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Atelier-r refreshes neo-gothic church with angular black extension

Czech studio Atelier-r has refreshed the Red Church in Olomouc, the Czech Republic, adding an angular matte-black extension and public spaces informed by neo-gothic design.

The renovated church, along with the added black volume, holds an information centre and cafe as well as an events venue designed to host small concerts and exhibitions.

Photo of Cerveny Kostel
The church was extended by Atelier-r

Built in 1902, the original church was closed to the public and has been used as a private storage space for the library next to the site for the past sixty years.

Despite its poor condition, Atelier-r aimed to open up the listed building for public use, opting to partially reconstruct the church and add an extension that reflects the existing structure’s neo-gothic style.

Exterior photo of Cerveny Kostel
The extension is an angular structure

“The building itself was preserved as a whole but in a very poor condition,” studio founder Miroslav Pospíšil told Dezeen. “We had to do a complete makeover with maximum effort to retain the original elements.”

“We designed the renovation with deep respect to the neo-gothic atmosphere of the place,” he added. “First, it was necessary to strengthen the foundations, mend the damp and salty masonry, repair the stucco and plaster, and tidy up and fill the gaps in the facade cladding,

“The floors were a complete redo, including the layers all the way down to the terrain base.”

Photo of the library at Cerveny Kostel
The extension contains a library

Due to damaged trusses, the studio entirely reconstructed the roof of the church, cladding it in copper squares that resemble the concrete tiles of the original roof.

Modern decorative elements created by local sculptor Jan Dostal were added to the roof to replace the original damaged features.

Photo of the church
The extension connects directly to the 20th-century church

“The original roof was clad in asbestos cement tiles, but it is a very fragile material and most of them were damaged by falling ice from the church tower,” said Pospíšil.

“So we decided to use copper tiles of the same size as the original ones,” he continued. “Copper’s colour changes gradually to a dark grey colour, which will be very similar to asbestos cement tiles in a couple of years.”

Inside the church, exposed brick structural elements stand out against white walls, while a large ring-shaped lighting fixture is suspended over rows of chairs. A raised platform at the end of the building holds a sculptural arrangement of staggered bookshelves.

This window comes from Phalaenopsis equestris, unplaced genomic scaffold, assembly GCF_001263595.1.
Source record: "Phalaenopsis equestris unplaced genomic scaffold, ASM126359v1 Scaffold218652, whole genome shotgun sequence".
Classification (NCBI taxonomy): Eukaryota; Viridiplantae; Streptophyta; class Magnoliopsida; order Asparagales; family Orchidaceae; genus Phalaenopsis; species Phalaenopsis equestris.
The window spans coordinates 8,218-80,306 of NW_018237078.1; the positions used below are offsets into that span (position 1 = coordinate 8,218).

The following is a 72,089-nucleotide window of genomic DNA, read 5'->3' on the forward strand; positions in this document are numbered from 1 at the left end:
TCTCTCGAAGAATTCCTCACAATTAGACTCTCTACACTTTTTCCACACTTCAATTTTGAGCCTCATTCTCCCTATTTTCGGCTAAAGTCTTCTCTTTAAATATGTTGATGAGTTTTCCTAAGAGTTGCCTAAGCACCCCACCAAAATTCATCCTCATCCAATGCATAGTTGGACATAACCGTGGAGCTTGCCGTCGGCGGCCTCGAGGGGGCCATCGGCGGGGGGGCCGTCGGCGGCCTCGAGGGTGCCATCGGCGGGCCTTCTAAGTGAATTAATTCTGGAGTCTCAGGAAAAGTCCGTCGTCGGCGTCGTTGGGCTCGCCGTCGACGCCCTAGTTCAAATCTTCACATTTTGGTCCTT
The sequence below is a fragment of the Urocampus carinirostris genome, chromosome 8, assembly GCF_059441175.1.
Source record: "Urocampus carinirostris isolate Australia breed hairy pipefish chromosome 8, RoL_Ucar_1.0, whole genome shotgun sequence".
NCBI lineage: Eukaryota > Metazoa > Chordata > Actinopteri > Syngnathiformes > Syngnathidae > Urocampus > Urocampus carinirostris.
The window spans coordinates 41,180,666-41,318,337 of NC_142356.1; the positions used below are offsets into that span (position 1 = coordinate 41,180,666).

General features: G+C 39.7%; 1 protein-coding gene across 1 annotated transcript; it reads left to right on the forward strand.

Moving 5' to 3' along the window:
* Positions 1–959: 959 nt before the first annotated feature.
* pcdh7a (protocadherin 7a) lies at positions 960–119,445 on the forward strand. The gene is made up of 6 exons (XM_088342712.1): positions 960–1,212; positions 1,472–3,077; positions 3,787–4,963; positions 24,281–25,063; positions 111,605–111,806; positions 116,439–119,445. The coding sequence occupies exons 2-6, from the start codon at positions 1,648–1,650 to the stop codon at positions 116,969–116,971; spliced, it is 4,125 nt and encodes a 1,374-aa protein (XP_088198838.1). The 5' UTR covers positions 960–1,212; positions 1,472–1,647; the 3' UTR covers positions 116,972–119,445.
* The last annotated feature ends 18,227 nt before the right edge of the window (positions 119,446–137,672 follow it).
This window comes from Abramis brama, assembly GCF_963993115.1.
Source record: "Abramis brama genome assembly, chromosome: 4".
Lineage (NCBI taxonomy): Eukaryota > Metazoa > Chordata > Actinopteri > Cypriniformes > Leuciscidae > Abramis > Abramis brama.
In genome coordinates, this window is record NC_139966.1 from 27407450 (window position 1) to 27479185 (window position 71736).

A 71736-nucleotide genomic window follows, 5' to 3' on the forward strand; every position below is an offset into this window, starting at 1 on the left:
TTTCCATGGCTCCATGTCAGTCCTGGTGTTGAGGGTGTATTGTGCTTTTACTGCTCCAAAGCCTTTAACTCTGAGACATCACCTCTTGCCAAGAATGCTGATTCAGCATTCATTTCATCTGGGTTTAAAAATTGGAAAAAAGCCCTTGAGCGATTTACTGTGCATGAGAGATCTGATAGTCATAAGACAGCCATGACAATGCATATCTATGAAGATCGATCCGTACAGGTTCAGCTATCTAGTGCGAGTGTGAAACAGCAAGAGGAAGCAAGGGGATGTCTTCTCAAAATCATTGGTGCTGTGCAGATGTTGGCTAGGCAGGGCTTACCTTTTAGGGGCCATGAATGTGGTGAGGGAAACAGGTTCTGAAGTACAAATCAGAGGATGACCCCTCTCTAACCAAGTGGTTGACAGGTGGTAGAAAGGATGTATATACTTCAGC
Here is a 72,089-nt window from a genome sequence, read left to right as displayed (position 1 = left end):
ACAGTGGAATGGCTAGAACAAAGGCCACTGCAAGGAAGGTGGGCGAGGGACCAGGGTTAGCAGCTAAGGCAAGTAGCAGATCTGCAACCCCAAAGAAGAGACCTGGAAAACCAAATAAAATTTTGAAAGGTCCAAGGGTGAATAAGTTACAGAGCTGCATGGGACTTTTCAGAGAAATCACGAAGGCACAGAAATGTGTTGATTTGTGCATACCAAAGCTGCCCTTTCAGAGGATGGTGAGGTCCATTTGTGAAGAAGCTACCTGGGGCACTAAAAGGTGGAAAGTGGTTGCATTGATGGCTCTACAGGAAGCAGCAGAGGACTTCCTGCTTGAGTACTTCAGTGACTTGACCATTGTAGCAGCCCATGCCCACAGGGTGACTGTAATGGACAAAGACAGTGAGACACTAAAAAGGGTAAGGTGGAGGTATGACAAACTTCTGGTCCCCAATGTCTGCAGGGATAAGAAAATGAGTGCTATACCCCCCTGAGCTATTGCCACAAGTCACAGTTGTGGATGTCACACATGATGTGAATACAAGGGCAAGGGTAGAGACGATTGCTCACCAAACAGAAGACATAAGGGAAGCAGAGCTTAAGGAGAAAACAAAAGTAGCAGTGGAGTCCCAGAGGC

To hold additional spaces, including a reception and a cafe, Atelier-r added a new structure between the church and library, connecting it to both existing buildings with glazed walkways.

Photo of the interior
The shape of the extension was informed by the form of the church

Surrounded by a patio area with outdoor seating, the building features a roof and walls made from black aluminium and has an angular form informed by the geometry of the church.

“The crystal-like mass of the annex responds to the neo-Gothic form of the church; it derives from its geometric shape, volume, and layout, ” said Pospíšil. “The floor plan is a cut-out of the part of the church floor plan, only moved outside of the original platform.”

Interior image of the library
The interior has a pink concrete floor

Entering through a glass door set within walls of full-height glazing, guests are met by a double-height cafe and reception space finished with a pastel pink concrete floor.

To one side of the room, a tall accent wall featuring shelves filled with old books acts as the centrepiece of the space, while a glass lighting fixture by Lambert & Fils hangs over the dining tables.

Photo of a reception desk
A reception desk was constructed from pink concrete

“The elegant and minimalist glass elements float in the air, suspended on the nylon ropes high above the visitors’ heads,” said the studio. “If you look at them from specific angles, they reflect the houses in the street or the church.”

At the back of the space, a pink concrete reception desk reflects the angular form of the building and sits beneath a bespoke lighting feature that follows the shape of the desk.

Photo of Cerveny Kostel
The interior was designed in collaboration with Denisa Strmiskova Studio

Designed in collaboration with local interior design practice Denisa Strmiskova Studio, the interior spaces across the new and existing building feature chairs made from walnut wood, as well as coffee tables that draw upon the traditional design of the church.

A storage space branches from the main hall, featuring a wall of black lockers and a cloakroom set behind a blocky pink counter.

An additional accent wall of shelves is arranged around the large opening to the space, providing further storage for the old books from the library.

Photo of the church
The original rooms of the church were renovated

Other renovated churches recently featured on Dezeen include a cathedral in Manhattan that Ennead Architects has refreshed with a copper dome and a community hub added to a 19th-century church.

The photography is by BoysPlayNice.

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